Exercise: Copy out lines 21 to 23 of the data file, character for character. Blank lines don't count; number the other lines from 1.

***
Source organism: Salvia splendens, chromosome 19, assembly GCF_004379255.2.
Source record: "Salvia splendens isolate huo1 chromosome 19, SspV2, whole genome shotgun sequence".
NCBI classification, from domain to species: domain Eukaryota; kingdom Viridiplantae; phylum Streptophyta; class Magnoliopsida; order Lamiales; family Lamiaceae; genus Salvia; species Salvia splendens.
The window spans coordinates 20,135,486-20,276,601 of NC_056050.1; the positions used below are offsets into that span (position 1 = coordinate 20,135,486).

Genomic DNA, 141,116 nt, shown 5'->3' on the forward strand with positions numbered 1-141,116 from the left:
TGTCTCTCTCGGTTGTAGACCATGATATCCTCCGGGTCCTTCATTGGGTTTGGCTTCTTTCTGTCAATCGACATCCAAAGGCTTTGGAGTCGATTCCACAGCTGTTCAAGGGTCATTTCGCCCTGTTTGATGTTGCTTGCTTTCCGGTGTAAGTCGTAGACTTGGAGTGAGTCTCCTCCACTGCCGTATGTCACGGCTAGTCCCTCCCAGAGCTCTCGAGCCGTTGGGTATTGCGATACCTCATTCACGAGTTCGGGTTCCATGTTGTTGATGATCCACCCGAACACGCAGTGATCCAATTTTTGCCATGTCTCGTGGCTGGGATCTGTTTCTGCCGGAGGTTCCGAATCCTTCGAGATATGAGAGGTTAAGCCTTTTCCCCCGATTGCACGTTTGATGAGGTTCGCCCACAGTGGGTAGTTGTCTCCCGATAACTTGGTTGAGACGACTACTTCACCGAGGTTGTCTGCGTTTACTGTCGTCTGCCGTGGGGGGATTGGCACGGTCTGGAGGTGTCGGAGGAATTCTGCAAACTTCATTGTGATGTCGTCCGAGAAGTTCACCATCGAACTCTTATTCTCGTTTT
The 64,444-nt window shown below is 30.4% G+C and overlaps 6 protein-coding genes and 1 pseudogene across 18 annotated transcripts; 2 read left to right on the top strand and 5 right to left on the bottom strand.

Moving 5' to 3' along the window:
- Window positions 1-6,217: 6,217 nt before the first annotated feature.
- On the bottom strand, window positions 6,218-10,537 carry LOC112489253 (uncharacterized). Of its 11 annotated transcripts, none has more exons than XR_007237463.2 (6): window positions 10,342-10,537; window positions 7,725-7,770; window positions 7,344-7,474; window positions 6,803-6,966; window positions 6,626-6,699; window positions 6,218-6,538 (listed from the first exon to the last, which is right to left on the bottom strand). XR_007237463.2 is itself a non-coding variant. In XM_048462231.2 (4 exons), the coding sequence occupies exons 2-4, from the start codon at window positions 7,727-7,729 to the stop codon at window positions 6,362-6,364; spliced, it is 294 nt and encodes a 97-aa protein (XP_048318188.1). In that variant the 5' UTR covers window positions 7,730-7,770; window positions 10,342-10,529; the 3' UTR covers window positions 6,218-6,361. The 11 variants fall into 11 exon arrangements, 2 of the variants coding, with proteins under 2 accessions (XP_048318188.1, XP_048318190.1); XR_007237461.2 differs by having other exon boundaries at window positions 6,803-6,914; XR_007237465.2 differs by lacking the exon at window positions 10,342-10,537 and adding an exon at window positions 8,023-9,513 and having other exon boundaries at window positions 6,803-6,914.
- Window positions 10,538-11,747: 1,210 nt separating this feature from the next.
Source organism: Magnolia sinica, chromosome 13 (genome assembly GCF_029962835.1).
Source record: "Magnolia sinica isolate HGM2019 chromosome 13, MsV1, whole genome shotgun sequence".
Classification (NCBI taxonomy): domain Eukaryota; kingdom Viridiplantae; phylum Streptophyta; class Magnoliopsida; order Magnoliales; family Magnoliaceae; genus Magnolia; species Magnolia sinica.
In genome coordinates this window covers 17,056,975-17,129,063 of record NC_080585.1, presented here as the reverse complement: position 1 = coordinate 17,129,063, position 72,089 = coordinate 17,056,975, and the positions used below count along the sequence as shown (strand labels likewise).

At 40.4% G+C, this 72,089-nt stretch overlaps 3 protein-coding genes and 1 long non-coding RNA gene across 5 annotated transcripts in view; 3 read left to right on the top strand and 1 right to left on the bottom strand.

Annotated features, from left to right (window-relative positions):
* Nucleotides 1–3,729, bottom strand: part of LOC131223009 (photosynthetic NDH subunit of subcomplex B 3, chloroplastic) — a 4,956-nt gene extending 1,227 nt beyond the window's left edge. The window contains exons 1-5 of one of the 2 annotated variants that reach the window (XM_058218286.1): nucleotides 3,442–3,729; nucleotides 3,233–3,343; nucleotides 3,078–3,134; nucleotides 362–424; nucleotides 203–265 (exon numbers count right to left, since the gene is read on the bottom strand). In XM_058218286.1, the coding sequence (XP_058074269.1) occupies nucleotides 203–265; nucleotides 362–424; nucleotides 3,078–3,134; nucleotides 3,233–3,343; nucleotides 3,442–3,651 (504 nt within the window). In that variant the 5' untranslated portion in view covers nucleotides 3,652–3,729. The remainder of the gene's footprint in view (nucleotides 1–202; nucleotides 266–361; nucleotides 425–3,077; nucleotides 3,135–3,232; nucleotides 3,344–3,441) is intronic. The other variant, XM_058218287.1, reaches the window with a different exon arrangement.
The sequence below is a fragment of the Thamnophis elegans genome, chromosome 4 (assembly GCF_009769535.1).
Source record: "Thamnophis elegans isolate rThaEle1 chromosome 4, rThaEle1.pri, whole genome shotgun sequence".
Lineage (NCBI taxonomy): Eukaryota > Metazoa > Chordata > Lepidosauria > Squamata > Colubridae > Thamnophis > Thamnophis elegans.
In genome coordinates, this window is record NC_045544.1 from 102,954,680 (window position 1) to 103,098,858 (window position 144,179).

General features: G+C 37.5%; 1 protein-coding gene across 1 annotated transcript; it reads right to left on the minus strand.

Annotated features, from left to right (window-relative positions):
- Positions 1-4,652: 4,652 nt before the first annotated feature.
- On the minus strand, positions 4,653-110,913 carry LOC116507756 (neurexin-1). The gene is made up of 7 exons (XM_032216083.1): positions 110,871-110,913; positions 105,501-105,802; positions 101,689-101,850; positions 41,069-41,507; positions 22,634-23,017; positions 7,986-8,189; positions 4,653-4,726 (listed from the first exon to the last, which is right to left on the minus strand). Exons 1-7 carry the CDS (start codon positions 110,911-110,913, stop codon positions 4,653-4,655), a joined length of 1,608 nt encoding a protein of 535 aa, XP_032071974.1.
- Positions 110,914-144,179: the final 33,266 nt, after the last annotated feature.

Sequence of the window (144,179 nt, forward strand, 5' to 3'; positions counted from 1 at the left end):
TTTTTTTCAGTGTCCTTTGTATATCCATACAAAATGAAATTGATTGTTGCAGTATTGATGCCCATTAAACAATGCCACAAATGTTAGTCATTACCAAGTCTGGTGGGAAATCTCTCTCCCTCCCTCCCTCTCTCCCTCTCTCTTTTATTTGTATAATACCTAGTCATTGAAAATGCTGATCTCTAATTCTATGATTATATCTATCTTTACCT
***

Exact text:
Lineage (NCBI taxonomy): Eukaryota > Metazoa > Chordata > Lepidosauria > Squamata > Colubridae > Thamnophis > Thamnophis elegans.
In genome coordinates, this window is record NC_045544.1 from 102,954,680 (window position 1) to 103,098,858 (window position 144,179).

General features: G+C 37.5%; 1 protein-coding gene across 1 annotated transcript; it reads right to left on the minus strand.